Confused and agitated. Those were the feelings of about a dozen third-grade students who were taught a lesson on inclusion and discrimination in their Viola L. Sickles School classroom that illustrated a painful point.
Asbury Park Press / Read Full Article
“I love how It’s OK to Be Different continues to evolve with the times and is still so relevant, addressing so many issues currently affecting today’s young children,” said Suzanne Butler, the program’s co-chair along with Suzanne Duffy. “The program has actually become more important than ever.”
Rumson-Fair Haven Retrospect / Read Full Article
To raise kids with more empathy, we need to do everything wrong: This article puts the spotlight on the urgency of teaching children empathy at the earliest ages possible, which is exactly the important task It's OK to be Different executes. "It makes our children more likable, more employable, more resilient, better leaders, more conscience-driven, and increases their life spans." - Michele Borba, psychologist and author of UnSelfie: Why Empathic Kids Succeed In Our All-About-Me World
TIME Magazine / Read Full Article
This springing conversation will leave you wanting to engage with kids in your life around these tricky topics and not be scared to start new conversations. Laraine makes this sound manageable and gives practical, easy tips to get you started.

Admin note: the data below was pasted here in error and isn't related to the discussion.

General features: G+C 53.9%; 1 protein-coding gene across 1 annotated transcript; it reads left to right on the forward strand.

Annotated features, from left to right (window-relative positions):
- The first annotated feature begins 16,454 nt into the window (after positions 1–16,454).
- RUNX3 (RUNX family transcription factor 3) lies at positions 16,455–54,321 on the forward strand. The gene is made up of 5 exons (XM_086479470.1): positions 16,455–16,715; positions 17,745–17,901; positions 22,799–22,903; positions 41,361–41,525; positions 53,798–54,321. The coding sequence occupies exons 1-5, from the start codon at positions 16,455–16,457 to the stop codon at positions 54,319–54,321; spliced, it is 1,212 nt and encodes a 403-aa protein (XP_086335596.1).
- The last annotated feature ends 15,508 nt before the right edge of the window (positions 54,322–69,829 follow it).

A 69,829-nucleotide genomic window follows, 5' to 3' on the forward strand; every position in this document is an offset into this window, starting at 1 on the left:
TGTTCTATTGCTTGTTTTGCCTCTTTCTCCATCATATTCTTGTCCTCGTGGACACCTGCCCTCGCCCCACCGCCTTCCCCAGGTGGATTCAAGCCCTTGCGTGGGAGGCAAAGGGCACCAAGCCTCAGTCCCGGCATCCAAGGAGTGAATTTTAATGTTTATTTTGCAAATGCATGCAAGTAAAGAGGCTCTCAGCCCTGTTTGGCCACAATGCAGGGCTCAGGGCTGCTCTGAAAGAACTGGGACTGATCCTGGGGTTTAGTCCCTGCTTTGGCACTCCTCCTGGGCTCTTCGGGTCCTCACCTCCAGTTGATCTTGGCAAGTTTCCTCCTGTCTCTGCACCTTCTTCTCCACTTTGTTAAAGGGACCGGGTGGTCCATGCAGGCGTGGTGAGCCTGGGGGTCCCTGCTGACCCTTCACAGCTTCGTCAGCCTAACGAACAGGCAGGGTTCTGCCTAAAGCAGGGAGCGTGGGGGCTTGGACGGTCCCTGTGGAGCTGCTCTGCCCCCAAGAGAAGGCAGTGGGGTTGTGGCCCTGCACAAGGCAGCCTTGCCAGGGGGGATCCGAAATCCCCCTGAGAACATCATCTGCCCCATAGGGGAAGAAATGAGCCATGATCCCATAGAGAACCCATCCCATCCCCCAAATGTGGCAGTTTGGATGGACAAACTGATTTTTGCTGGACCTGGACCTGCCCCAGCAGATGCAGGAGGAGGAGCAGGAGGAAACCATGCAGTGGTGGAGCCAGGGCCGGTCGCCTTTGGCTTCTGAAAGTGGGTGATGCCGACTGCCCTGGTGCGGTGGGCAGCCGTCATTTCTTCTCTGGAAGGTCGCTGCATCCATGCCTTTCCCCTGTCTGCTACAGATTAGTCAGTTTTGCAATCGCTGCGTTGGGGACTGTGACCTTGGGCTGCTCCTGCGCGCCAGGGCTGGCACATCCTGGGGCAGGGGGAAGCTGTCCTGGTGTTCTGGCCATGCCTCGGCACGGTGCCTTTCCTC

Family Brain Podcast / Read Full Article
Each unit includes class lessons, age-appropriate literature, as well as speakers who share their experiences with students, such as Sherlock Washington, who is blind and shows children his independence and abilities by using technology and his other senses, and Debbie Kaiser, who has Down Syndrome and promotes inclusion and respect for her uniqueness.
Atlantic Highlands Herald / Read Full Article
…during the Week of Respect, all Sickles students were given a letter “R” to decorate and display prominently in any location where they felt they needed a “respect” reminder.
Red Bank Green / Read Full Article